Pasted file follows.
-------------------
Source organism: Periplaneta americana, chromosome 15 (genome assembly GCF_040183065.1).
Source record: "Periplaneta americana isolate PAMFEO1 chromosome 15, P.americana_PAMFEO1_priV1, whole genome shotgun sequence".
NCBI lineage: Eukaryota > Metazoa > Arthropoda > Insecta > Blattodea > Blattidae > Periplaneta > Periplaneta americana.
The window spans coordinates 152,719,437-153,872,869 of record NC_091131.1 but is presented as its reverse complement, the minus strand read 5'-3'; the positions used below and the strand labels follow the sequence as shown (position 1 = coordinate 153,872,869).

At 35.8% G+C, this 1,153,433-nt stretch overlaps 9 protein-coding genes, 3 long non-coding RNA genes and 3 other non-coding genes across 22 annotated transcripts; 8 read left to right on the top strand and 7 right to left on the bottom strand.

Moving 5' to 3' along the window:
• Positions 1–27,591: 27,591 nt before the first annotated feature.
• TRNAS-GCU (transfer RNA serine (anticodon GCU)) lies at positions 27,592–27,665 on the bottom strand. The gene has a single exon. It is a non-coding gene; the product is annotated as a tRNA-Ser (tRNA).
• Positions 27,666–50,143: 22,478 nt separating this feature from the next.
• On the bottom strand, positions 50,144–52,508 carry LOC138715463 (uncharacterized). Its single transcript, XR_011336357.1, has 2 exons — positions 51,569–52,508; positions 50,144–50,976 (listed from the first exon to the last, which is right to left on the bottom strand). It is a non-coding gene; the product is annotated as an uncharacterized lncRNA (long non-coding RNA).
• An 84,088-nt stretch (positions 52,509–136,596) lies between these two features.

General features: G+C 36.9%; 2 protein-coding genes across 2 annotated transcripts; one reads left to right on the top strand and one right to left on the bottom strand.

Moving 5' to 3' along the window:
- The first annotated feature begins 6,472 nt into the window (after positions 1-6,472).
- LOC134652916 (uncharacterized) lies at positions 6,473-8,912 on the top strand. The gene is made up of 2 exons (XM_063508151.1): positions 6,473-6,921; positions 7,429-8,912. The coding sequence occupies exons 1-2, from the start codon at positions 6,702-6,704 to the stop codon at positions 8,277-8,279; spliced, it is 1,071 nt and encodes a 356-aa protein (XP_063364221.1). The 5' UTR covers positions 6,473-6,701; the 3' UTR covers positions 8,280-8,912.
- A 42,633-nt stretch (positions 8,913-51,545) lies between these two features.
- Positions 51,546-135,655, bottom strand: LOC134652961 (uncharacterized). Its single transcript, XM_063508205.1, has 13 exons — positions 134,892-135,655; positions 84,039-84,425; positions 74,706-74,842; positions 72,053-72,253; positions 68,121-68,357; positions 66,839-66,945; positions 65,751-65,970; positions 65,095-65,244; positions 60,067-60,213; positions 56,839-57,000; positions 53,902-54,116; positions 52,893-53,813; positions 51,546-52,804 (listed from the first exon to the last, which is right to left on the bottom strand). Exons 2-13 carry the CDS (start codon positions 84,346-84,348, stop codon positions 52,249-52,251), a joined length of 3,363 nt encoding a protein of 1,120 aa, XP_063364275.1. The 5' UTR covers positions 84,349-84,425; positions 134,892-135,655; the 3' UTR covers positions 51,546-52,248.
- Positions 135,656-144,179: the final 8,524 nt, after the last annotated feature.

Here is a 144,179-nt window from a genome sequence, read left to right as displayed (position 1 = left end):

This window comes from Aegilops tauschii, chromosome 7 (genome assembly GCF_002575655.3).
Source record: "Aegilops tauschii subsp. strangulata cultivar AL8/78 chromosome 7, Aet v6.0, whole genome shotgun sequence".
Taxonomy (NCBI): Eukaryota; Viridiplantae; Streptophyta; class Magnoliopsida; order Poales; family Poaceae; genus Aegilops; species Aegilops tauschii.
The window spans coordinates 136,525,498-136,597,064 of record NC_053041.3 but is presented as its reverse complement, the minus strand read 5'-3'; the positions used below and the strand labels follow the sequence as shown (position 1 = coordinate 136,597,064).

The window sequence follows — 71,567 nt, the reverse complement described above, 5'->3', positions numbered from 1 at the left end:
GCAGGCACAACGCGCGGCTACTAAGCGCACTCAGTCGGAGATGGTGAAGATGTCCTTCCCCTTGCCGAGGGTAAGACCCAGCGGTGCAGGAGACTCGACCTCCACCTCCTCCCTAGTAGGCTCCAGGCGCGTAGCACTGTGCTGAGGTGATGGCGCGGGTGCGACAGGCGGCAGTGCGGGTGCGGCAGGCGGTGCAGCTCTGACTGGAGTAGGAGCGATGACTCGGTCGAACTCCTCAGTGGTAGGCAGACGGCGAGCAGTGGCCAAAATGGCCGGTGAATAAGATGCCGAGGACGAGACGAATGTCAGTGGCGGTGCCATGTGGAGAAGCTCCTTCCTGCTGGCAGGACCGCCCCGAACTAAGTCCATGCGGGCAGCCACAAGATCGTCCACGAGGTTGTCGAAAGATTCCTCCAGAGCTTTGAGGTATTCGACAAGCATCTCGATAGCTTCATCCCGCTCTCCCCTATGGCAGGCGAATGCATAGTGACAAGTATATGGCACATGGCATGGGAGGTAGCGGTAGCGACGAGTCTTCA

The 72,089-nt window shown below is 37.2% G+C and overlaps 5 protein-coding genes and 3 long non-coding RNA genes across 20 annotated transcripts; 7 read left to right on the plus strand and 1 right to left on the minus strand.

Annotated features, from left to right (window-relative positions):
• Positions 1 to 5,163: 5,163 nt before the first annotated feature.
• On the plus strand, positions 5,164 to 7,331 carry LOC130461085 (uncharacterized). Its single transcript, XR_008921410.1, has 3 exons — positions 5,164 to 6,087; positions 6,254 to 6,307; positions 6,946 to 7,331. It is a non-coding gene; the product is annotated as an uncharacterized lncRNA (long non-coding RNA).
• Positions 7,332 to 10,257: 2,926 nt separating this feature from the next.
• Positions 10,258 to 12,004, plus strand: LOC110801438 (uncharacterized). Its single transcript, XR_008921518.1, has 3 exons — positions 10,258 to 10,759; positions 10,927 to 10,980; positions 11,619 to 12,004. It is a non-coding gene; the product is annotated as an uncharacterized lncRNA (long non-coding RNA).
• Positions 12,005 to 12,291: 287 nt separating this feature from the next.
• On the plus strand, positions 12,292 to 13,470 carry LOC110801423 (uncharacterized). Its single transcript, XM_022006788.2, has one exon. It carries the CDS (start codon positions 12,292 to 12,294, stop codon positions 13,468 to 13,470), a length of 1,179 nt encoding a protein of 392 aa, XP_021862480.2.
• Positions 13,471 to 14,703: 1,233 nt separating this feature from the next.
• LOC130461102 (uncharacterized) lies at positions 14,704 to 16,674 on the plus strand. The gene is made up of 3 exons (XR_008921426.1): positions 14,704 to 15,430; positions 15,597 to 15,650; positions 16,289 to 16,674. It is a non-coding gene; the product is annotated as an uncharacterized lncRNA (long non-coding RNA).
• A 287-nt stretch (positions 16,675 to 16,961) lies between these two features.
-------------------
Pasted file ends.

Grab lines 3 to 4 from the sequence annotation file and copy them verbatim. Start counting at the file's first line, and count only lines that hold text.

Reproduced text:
NCBI lineage: Eukaryota > Metazoa > Arthropoda > Insecta > Blattodea > Blattidae > Periplaneta > Periplaneta americana.
The window spans coordinates 152,719,437-153,872,869 of record NC_091131.1 but is presented as its reverse complement, the minus strand read 5'-3'; the positions used below and the strand labels follow the sequence as shown (position 1 = coordinate 153,872,869).